Rain ruins native hay crop in Man.

Manitoba cattle producers who depend upon native hay will have to find other sources of winter feed because persistent rains have submerged most wild hay fields in the province.

“A lot of that native hay won’t be harvested this year,” said Tim Clarke, a forage specialist with Manitoba Agriculture in the northern Interlake.

“They (producers) will be scrounging … either going elsewhere to put up feed or buy feed, I imagine.”

Native hay fields are drowned out across the province, even in the southwestern corner of Manitoba, where producers usually struggle with dry conditions.

“Most of the native hay is in water,” said Lionel Kaskiw, a farm production adviser with Manitoba Agriculture in Souris. “Anybody that had marshland and marshes by lakes, all those are filled in (with water).”

A series of storms that dumped 50 to 75 millimetres of rain on many parts of Manitoba in late August has only exacerbated the problem, Kaskiw added.

“After the rain, we got those guys who aren’t going to get that stuff…. And if you do get it, the quality is going to be so poor…. It’s going to be glorified straw.”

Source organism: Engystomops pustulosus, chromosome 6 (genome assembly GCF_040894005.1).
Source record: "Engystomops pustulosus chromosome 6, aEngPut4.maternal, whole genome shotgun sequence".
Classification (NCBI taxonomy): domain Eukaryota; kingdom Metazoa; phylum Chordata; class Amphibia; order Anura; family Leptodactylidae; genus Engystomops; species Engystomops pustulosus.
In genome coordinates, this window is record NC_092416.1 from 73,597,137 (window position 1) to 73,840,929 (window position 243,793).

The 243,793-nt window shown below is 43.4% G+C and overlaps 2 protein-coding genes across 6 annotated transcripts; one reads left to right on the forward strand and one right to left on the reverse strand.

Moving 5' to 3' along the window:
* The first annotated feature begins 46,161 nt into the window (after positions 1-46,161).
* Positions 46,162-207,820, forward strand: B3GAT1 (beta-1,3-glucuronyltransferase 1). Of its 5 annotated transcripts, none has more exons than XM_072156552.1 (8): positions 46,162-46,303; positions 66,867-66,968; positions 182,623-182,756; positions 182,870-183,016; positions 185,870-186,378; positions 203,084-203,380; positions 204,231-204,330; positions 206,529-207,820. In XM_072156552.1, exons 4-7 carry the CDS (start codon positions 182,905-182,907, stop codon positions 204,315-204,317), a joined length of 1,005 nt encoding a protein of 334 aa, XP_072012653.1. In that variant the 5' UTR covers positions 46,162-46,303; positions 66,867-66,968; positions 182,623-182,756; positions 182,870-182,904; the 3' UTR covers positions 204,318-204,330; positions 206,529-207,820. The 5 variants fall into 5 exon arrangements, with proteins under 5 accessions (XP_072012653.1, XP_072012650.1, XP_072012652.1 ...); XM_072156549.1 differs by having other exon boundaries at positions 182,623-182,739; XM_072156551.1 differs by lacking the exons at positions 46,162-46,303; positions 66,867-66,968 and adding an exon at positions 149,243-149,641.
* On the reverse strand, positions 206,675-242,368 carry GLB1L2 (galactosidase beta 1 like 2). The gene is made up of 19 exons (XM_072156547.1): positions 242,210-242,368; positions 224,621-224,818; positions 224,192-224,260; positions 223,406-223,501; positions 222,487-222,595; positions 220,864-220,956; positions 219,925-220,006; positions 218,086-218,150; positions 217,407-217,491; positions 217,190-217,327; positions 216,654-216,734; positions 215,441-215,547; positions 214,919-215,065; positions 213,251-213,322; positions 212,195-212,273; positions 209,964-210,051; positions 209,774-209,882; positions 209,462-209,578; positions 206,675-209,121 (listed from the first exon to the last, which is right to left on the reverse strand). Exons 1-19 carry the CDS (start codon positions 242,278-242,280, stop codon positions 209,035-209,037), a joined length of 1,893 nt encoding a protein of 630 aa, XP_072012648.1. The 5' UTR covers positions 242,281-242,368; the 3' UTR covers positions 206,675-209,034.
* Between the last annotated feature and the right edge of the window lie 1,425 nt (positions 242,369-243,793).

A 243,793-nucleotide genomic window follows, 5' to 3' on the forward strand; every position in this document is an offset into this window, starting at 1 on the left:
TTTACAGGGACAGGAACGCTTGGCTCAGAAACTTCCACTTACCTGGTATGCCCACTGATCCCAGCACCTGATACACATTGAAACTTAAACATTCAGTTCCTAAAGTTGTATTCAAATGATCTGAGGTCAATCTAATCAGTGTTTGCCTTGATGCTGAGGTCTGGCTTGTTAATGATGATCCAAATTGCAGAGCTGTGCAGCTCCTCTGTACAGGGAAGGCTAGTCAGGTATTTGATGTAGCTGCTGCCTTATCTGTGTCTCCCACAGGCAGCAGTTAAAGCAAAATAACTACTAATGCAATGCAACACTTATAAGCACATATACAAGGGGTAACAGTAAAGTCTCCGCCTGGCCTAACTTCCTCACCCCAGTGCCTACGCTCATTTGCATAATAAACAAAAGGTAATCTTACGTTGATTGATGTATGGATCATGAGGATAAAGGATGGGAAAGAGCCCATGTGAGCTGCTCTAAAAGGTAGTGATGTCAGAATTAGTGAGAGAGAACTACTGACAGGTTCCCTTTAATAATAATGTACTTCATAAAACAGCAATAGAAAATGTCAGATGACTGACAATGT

The lack of hay is most acute in the Westlake region, east and northeast of Dauphin. Farmers in that area haven’t been able to harvest any native hay and most tame hay hasn’t been baled, said Jim Heshka, a farm production adviser for Manitoba Agriculture in Dauphin.

Heshka estimated that 20 percent of the first hay cut remains in the field and quality will likely be poor.

The Manitoba Cattle Producers Association lobbied the provincial government over the summer, seeking financial help for cattle producers struggling with the wet conditions. But as of last week, no aid programs had been announced.

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